China orders "Big Four" auditors to restructure
By Koh Gui Qing and Rachel Armstrong
BEIJING (Reuters) - The world's top four accounting firms will have to bring in Chinese citizens to run their operations in China and end the dominance of foreign partners under new rules announced by the Finance Ministry on Thursday.
The Big Four auditors - Deloitte Touche Tohmatsu, Pricewaterhousecoopers, Ernst & Young and KPMG - must start to convert their practices this August and comply with all the new rules by the end of 2017.
The rules require them to "localise" their operations so that they are led by Chinese citizens and dominated by accountants holding China's accountancy qualifications.
The changes come at a difficult time for the Big Four, grappling with the fall-out from a string of accounting scandals at Chinese companies listed in the U.S. that has left investors questioning the quality of auditing in China.
On Wednesday, U.S. securities regulators charged Deloitte's China practice for refusing to provide audit work papers related to a U.S-listed Chinese company under investigation for accounting fraud.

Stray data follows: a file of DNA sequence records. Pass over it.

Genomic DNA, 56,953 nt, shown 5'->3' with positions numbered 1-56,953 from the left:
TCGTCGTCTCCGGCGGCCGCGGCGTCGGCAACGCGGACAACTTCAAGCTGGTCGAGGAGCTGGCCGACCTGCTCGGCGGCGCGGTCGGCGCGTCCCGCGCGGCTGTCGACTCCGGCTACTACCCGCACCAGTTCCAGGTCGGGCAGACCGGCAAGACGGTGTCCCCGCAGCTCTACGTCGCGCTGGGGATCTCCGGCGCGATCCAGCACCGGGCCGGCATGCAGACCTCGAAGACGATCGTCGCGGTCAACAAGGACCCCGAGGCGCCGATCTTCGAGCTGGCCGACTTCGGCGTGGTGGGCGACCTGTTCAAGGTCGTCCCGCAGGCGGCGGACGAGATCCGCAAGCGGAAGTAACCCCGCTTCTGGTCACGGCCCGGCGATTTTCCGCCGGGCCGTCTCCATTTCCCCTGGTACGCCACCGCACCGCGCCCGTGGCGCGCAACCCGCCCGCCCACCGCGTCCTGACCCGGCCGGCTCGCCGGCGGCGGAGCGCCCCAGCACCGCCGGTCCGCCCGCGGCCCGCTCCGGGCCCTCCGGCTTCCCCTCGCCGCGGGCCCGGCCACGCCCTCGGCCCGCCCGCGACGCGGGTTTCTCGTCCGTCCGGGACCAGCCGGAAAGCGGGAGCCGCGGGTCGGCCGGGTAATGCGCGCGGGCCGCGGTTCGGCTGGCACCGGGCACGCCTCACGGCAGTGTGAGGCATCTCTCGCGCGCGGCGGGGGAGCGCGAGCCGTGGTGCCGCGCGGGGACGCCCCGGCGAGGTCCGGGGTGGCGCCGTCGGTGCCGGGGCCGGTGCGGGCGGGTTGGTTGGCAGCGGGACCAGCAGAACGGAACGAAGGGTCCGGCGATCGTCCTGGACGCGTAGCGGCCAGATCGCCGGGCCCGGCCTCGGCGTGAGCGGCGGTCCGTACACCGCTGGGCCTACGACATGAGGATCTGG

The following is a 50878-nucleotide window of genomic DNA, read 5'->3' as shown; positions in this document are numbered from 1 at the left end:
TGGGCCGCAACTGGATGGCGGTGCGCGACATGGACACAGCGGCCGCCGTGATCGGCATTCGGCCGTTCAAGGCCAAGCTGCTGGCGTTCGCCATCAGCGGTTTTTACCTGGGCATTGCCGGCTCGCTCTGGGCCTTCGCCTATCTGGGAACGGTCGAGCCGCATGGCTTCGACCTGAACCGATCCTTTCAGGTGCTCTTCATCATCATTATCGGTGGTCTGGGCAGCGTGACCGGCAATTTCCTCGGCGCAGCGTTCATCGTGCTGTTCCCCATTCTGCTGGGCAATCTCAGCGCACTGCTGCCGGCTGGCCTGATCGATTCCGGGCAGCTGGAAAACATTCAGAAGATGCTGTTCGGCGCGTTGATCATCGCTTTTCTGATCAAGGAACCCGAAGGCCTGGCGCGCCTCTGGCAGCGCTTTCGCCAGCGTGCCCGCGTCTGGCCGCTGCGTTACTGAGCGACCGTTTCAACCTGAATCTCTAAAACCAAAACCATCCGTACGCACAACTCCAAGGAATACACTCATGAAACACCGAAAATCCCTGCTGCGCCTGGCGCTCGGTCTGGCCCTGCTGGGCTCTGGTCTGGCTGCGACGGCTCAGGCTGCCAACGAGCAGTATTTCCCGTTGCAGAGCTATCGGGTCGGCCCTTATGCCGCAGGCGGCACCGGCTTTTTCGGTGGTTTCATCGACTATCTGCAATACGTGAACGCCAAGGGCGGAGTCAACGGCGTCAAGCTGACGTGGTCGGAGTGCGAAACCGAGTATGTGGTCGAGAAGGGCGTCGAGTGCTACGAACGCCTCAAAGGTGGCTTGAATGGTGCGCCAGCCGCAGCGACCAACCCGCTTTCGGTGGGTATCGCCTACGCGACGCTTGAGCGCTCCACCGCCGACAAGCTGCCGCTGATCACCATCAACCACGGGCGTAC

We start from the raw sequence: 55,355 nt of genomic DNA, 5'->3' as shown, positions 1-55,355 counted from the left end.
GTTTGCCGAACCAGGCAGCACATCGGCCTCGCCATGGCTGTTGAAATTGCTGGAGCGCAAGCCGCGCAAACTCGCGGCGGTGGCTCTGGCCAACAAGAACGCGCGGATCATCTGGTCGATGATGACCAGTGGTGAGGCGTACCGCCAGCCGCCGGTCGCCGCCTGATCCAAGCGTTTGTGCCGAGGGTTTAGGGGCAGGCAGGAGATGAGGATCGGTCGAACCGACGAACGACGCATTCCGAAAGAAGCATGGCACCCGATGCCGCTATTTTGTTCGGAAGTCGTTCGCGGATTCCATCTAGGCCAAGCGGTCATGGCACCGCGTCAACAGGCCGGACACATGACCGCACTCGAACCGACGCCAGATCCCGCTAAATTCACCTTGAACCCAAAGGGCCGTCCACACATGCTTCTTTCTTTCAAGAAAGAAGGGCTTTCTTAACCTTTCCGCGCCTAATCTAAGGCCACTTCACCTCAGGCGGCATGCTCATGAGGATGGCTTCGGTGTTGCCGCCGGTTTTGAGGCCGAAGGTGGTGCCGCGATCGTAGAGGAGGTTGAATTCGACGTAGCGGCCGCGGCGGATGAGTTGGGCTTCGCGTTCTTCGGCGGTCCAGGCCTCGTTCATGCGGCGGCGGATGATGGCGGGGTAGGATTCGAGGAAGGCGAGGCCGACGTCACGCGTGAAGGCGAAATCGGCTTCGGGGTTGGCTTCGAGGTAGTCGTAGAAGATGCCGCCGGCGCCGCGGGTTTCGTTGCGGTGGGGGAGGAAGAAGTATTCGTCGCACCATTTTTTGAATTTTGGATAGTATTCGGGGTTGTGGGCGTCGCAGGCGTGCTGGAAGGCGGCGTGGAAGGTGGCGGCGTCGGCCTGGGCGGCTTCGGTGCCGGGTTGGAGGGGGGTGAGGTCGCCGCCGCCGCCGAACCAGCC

The new rules will force the proportion of foreign partners at the Big Four to be a maximum of 40 percent when the structure is adopted in August this year, and fall to under 20 percent by 2017.
This is likely to come as a relief to the firms, as there had been concerns that China could force them to convert more quickly to Chinese-dominated practices.
"This is an excellent compromise China is providing for a transition for the transfer of power from the expatriate partners to the local partners," said Paul Gillis, Professor of Accounting at Peking University and author of the China Accounting Blog. Continued...